10th November 2017, Volume 130 Number 1465

Papaarangi Reid, Sarah-Jane Paine, Elana Curtis, Rhys Jones, Anneka Anderson, Esther Willing, Matire Harwood

Health research has an extensive reach into health practice from evidence-based medicine and clinical trials through to systems monitoring and data reporting. As a result, health professionals are required to…

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Summary

Responsiveness to Māori reflects the Government’s view that health research in New Zealand will contribute to improving Māori health and eliminating health inequities. As recipients of government funding, health researchers have obligations to meet these expectations. In this paper, we consider how an equity approach to responsiveness to Māori can be used by researchers to consider Māori health priorities, develop appropriate relationships with Māori and commit to undertaking research that mitigates rather than extends health inequities.

Abstract

Excellent health research is essential for good health outcomes, services and systems. Health research should also build towards equity and in doing so ensure that no one is left behind. As recipients of government funding, researchers are increasingly required to demonstrate an understanding of their delegated responsibilities to undertake research that has the potential to address Māori health needs and priorities. These requirements form the basis of responsiveness to Māori in health research, and several research institutions have implemented systems to support their organisational approach to this endeavour. However, many health researchers have a narrow view of responsiveness to Māori and how it might be relevant to their work. In this viewpoint paper we provide an overview of existing frameworks that can be used to develop thinking and positioning in relation to the Treaty of Waitangi and responsiveness to Māori. We also describe an equity-based approach to responsiveness to Māori and highlight four key areas that require careful consideration, namely: (1) relevance to Māori; (2) Māori as participants; (3) promoting the Māori voice, and; (4) human tissue. Finally, we argue for greater engagement with responsiveness to Māori activities as part of our commitment to achieving equitable health outcomes.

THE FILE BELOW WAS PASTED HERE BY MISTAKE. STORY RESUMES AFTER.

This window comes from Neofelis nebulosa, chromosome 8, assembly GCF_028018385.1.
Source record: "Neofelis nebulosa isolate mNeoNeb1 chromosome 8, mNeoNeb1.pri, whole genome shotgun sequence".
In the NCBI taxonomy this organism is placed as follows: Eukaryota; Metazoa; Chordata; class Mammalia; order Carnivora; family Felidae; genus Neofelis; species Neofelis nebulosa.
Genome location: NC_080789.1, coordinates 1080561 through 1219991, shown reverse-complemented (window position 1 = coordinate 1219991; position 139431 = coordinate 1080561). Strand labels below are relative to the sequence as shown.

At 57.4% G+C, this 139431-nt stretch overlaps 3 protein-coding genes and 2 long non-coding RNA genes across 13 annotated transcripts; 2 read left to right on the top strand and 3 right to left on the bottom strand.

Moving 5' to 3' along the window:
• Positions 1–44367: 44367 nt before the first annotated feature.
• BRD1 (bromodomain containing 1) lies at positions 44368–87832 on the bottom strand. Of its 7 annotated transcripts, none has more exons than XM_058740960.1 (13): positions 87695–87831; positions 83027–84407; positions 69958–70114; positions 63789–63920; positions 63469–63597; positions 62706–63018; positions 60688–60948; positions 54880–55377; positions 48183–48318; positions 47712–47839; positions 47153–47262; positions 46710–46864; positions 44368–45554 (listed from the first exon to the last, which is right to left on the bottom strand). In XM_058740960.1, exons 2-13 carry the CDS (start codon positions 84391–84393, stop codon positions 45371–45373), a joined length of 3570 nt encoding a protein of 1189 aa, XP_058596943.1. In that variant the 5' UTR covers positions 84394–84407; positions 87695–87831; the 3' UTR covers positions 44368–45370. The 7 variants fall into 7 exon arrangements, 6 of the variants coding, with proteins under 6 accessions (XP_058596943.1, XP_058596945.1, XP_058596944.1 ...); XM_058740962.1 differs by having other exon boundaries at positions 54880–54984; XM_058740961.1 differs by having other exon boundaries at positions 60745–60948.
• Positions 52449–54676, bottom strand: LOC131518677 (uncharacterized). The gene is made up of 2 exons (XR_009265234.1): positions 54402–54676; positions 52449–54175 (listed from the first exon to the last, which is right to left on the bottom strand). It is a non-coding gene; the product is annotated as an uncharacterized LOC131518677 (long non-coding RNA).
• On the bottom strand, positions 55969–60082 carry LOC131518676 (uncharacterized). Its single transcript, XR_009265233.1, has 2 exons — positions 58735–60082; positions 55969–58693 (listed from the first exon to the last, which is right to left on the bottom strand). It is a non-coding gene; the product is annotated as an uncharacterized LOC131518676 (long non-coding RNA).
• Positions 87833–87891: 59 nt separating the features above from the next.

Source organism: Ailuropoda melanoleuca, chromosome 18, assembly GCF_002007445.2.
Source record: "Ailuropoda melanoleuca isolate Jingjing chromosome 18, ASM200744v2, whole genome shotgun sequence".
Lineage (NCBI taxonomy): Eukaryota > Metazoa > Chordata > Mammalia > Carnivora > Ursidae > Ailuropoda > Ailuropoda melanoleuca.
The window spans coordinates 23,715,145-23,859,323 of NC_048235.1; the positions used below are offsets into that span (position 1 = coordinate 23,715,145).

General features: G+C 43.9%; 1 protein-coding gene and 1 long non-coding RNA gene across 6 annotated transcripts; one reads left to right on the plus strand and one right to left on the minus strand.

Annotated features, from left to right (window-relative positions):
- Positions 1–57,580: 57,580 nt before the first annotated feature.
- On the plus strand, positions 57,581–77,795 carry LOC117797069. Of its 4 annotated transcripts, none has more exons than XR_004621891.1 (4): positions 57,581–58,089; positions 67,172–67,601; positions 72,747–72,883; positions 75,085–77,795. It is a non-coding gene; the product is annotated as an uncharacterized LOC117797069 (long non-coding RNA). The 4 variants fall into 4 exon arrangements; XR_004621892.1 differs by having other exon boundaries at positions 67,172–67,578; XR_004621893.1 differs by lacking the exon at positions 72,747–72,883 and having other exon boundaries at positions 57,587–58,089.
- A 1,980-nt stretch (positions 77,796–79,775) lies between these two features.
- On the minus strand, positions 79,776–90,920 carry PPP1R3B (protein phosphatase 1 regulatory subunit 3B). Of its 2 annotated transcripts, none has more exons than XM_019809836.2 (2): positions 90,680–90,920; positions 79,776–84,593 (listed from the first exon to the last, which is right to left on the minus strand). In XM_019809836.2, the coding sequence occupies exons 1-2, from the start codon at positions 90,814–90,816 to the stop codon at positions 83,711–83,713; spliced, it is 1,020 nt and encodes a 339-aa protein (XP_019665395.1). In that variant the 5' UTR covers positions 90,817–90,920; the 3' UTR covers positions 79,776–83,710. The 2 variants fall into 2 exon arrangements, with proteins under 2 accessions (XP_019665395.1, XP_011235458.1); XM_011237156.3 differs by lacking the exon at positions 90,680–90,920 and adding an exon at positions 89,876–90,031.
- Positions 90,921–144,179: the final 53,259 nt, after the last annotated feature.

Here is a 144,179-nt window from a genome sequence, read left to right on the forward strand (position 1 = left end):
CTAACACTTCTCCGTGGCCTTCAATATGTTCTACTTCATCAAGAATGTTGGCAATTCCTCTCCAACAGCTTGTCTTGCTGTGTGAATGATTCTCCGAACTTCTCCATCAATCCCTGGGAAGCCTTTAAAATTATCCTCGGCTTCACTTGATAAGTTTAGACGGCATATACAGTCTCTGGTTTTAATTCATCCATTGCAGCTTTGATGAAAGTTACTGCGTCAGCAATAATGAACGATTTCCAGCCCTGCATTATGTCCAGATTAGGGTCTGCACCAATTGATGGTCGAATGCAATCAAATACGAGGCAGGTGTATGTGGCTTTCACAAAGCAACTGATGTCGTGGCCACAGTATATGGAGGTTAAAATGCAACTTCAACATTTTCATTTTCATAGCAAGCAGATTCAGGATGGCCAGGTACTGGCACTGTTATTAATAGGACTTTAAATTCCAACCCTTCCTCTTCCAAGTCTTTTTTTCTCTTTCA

Author Information

Papaarangi Reid, Tumuaki and Head of Department, Te Kupenga Hauora Māori, Faculty of Medical and Health Sciences, University of Auckland, Auckland; Sarah-Jane Paine, Senior Research Fellow, Te Kupenga Hauora Māori, Faculty of Medical and Health Sciences, University of Auckland, Auckland; Elana Curtis, Senior Lecturer, Te Kupenga Hauora Māori, Faculty of Medical and Health Sciences, University of Auckland, Auckland; Rhys Jones, Senior Lecturer, Te Kupenga Hauora Māori, Faculty of Medical and Health Sciences, University of Auckland, Auckland; Anneka Anderson, Lecturer, Te Kupenga Hauora Māori, Faculty of Medical and Health Sciences, University of Auckland, Auckland; Esther Willing, Lecturer, Te Kupenga Hauora Māori, Faculty of Medical and Health Sciences, University of Auckland, Auckland; Matire Harwood, Senior Lecturer, Te Kupenga Hauora Māori, Faculty of Medical and Health Sciences, University of Auckland, Auckland.

Acknowledgements

We would like to acknowledge our colleagues at the Tōmaiora Research Group and Te Kupenga Hauora Māori for their support. Our thanks to Dr Donna Cormack for her advice on an early draft of this paper.

Correspondence

Sarah-Jane Paine, Te Kupenga Hauora Māori, Faculty of Medicine and Health Sciences, University of Auckland, Private Bag 92019, Auckland 1142.

Correspondence Email

sj.paine@auckland.ac.nz

Competing Interests

Dr Paine is a previous Science Assessing Committee member for the Health Research Council of New Zealand, a co-opted member of the Māori Health Committee for the Health Research Council of New Zealand, and is currently involved in research projects that are funded by the Health Research Council of New Zealand and by the Ministry of Health.

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